For dinner we go to a popular local bar chain called Devassa. They have one of the best light beers I’ve ever had, but I don’t remember the name of it. The food is lackluster, and from here we head to a bar called Mudbugs. Many of the bars in Rio are strange when it comes to buying alcohol. When you enter, you get a card and must use this card to buy drinks. When you’re all done, you take it to a cashier who calculates how many drinks you’ve had, then you pay. It doesn’t seem very efficient. Also, if you lose your card, you have to pay some large amount of reals. At Mudbugs, we run into an attractive Canadian woman who met a Brazilian man and followed him south of the Equator. Pete’s looking to do the same. The bar seems to have an infatuation with “Staying Alive” (Bee Gees not Wyclef), as it runs on loop at the jukebox. Of course, gorgeous women are plentiful, but most of them are busy making out with random dudes. Pete is seething. 
As we walk back towards the hotel, we walk by an outdoor bar/restaurant called Mabs, where an elderly woman (read: prostitute) leaves her table and companions to approach us. She tries to engage us in conversation as we try to scurry off. But before we can, she manages to kiss us on the cheek. When we get back to our room, Pete applies Purell to his face! I can think of no better metaphor for our attitudes (or fear) toward the local women. Purell to the face. I leave with you that.

Tuesday, February 15, 2011

Dia 17 - Ola Gata!

I forget what part of Rio this is

Not like the pose in "Dogma"
Sightseeing time! Today we knock off all of Rio’s main tourist attractions. First up – Corcovado, the mountain where the iconic Christ the Redeemer Statue overlooks the Marvelous City.  Pete and I jump on the bus around 9am (I’m guessing. Again – we have no concept of time), which takes us to Cosme Velho, where a cable car climbs toward the statue.  On the way up, a Samba band plays and dances in the car. One dude gives me what looks like an aluminum pepper shaker, to which I of course - play the shit out of! Unfortunately, this instrument is only fun for a few seconds, and then I’m just stuck holding the thing Debbie Downer-style for the rest of the ascent to the top.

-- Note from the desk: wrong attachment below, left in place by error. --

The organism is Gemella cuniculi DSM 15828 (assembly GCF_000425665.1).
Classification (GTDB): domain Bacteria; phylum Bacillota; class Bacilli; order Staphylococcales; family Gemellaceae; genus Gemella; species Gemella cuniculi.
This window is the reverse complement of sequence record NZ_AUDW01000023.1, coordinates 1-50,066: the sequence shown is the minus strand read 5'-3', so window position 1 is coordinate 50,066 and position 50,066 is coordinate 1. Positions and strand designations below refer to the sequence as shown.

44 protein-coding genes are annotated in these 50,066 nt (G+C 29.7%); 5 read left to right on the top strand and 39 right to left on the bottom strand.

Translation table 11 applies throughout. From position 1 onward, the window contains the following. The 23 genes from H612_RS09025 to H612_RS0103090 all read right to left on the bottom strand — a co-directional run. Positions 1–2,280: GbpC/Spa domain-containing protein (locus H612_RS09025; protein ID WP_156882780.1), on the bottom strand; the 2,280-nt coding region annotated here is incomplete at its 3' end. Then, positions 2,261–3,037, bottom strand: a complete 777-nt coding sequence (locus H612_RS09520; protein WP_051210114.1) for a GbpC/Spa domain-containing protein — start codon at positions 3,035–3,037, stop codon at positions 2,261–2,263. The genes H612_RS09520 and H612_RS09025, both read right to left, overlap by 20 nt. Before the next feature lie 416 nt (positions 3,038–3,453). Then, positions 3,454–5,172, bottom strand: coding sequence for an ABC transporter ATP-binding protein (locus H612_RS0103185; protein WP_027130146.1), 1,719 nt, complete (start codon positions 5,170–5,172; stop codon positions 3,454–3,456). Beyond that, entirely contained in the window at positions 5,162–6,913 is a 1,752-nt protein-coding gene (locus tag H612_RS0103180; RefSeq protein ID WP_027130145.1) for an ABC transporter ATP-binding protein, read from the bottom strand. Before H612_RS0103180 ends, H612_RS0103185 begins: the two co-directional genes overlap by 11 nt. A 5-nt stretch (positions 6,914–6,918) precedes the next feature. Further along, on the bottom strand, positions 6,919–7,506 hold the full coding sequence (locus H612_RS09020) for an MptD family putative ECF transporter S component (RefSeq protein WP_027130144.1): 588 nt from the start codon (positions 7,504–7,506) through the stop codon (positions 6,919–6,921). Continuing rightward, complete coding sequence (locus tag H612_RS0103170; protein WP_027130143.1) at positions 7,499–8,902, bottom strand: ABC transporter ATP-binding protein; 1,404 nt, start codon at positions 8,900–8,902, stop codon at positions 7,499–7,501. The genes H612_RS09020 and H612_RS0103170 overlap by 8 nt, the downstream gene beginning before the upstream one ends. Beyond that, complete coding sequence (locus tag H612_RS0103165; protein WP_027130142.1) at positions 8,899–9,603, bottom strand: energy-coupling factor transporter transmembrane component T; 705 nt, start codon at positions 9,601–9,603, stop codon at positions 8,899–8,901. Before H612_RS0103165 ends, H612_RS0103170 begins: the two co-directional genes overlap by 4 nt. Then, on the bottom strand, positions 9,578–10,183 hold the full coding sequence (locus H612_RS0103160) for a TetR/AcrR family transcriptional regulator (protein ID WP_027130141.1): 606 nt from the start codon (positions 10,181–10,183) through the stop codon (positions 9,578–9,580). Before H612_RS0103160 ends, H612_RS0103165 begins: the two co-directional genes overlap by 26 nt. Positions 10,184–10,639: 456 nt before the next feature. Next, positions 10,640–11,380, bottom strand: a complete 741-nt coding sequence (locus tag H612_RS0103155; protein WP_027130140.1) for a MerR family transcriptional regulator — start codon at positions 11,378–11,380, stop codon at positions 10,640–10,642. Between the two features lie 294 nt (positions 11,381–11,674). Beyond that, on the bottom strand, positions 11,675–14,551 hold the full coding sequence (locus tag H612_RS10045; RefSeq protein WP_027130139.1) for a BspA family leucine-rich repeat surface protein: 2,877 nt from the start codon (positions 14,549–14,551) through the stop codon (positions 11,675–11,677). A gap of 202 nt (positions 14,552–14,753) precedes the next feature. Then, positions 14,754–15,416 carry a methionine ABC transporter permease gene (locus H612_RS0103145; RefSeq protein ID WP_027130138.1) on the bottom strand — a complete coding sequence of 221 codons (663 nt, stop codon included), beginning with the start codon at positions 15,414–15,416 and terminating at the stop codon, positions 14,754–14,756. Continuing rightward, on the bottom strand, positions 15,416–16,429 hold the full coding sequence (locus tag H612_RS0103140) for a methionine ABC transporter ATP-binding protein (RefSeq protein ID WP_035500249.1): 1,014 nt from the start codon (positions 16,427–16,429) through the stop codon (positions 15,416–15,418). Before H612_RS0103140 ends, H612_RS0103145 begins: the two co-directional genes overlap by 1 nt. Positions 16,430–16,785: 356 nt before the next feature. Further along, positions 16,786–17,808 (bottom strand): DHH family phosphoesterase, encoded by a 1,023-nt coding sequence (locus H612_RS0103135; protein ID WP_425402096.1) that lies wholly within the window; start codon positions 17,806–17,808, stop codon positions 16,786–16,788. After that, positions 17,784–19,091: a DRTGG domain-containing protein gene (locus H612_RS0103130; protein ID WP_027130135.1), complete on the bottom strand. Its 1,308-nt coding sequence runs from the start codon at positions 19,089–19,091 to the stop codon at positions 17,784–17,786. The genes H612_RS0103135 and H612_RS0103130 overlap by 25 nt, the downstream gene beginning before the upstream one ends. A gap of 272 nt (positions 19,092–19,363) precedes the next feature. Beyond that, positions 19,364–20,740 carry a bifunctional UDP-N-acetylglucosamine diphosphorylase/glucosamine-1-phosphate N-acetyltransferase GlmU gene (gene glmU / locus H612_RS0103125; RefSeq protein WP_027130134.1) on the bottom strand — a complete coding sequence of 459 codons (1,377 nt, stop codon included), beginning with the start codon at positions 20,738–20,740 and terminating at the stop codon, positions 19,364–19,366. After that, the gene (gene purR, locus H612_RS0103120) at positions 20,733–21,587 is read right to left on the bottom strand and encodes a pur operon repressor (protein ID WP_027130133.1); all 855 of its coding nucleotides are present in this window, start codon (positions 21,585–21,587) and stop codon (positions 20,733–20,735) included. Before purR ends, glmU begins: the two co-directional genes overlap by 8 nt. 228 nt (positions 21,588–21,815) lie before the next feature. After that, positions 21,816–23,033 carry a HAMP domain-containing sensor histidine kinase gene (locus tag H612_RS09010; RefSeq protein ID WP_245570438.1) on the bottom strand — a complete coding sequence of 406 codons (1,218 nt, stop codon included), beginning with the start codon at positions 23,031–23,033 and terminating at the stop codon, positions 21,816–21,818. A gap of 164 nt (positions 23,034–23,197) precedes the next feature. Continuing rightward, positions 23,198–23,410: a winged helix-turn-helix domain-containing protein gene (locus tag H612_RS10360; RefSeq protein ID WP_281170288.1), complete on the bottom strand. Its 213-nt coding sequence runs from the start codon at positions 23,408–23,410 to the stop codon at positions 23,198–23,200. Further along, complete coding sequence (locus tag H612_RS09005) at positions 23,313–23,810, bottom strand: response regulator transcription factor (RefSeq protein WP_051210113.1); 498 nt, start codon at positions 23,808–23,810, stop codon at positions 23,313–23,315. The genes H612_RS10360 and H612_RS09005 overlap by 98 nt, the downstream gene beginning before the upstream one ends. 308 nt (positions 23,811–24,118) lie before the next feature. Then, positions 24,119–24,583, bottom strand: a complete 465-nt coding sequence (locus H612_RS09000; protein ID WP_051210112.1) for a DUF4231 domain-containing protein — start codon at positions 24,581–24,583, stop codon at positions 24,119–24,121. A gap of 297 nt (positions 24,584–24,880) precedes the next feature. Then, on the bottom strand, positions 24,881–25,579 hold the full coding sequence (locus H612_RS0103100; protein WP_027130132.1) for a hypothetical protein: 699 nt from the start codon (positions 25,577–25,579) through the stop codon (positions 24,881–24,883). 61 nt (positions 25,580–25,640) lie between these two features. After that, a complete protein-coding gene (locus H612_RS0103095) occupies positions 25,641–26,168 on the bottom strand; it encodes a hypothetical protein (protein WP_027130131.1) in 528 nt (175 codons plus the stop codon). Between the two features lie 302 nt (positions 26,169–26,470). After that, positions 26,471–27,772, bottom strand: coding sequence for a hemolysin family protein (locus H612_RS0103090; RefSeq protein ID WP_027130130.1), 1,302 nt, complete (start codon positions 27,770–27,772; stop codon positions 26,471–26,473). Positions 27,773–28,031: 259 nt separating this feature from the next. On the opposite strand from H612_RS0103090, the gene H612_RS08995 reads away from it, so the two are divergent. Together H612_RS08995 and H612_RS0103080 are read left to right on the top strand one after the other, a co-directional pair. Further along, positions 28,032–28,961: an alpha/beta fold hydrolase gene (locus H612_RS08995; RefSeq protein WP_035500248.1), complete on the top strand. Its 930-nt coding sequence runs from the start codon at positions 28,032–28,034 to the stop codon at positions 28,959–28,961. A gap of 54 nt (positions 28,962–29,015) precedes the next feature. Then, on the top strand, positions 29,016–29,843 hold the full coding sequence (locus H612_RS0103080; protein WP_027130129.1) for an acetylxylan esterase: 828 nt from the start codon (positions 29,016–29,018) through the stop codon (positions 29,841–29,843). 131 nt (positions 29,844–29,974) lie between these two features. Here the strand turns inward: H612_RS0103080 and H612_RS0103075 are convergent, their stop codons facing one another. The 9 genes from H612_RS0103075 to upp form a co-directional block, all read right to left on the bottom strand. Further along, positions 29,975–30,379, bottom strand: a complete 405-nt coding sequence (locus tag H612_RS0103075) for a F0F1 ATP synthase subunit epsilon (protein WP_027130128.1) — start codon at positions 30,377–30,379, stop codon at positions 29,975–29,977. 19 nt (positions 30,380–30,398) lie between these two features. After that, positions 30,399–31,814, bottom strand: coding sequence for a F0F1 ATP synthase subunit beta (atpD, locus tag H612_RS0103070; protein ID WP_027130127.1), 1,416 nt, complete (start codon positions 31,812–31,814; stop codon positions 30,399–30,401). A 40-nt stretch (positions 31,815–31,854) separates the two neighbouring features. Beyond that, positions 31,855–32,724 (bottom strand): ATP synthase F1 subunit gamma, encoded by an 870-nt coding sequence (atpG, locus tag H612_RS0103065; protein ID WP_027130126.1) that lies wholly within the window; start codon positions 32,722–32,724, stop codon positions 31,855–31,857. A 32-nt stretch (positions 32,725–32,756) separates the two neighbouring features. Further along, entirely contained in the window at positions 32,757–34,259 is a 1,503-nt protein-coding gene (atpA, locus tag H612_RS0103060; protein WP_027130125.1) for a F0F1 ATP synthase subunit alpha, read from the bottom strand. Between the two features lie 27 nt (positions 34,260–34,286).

Freestyle is my homeboy

The view from Corcovado is incredible. It’s also the most touristy spot in the entire city, probably country. The statue is magnificent. With the base, it’s 38 meters tall (roughly 125 feet), 30 meters (98 ft) by itself. Work began on it in 1926, and was completed Oct. 12, 1931. The statue, heretofore known as Cristo, seems to watch over the entire city. There doesn’t seem to be a single part of Rio that can’t be seen from Cristo’s eyes. Rio is a very religious, particularly Catholic, city. But I find it interesting how the city’s views on sex could seemingly not be any further from that of the church. From wearing practically nothing on the beach to the abundance of prostitutes and sex clubs, the city’s attitude towards sex could not be more cavalier. Yet the city is devoutly Catholic. Call C+C Music Factory, because we got things that make you go hmmmm. (An aside: that “Gonna Make You Sweat” album was the business! “Just a Touch of Love”, “Everybody Dance Now”, and “TTMYGH” – that was the early 90’s! Without C+C, slumlord Joe Pesci would never have had a transcendent bonding moment with his tenants in the Oscar-worthy flick “The Super”. Good lord, could you imagine our world if that never happened? Unfathomable.)

All that walking and this is the best pic!

After Cristo, we took the bus and subway to Maracana Stadium, an enormous soccer stadium that seats around 83,000.  The stadium is closed due to renovation for the 2012 World Cup and the 2016 Olympics. We decide to walk around the entire stadium, which feels like the same distance as the Boston Marathon. Unlike athletic venues in the Estados Unidos, there weren’t any food options nearby. Actually, there was one exception, but as we walked by I glanced into the kitchen and saw the cast of Ratatouille, so we passed and continued to trek around Maracana in the grueling heat.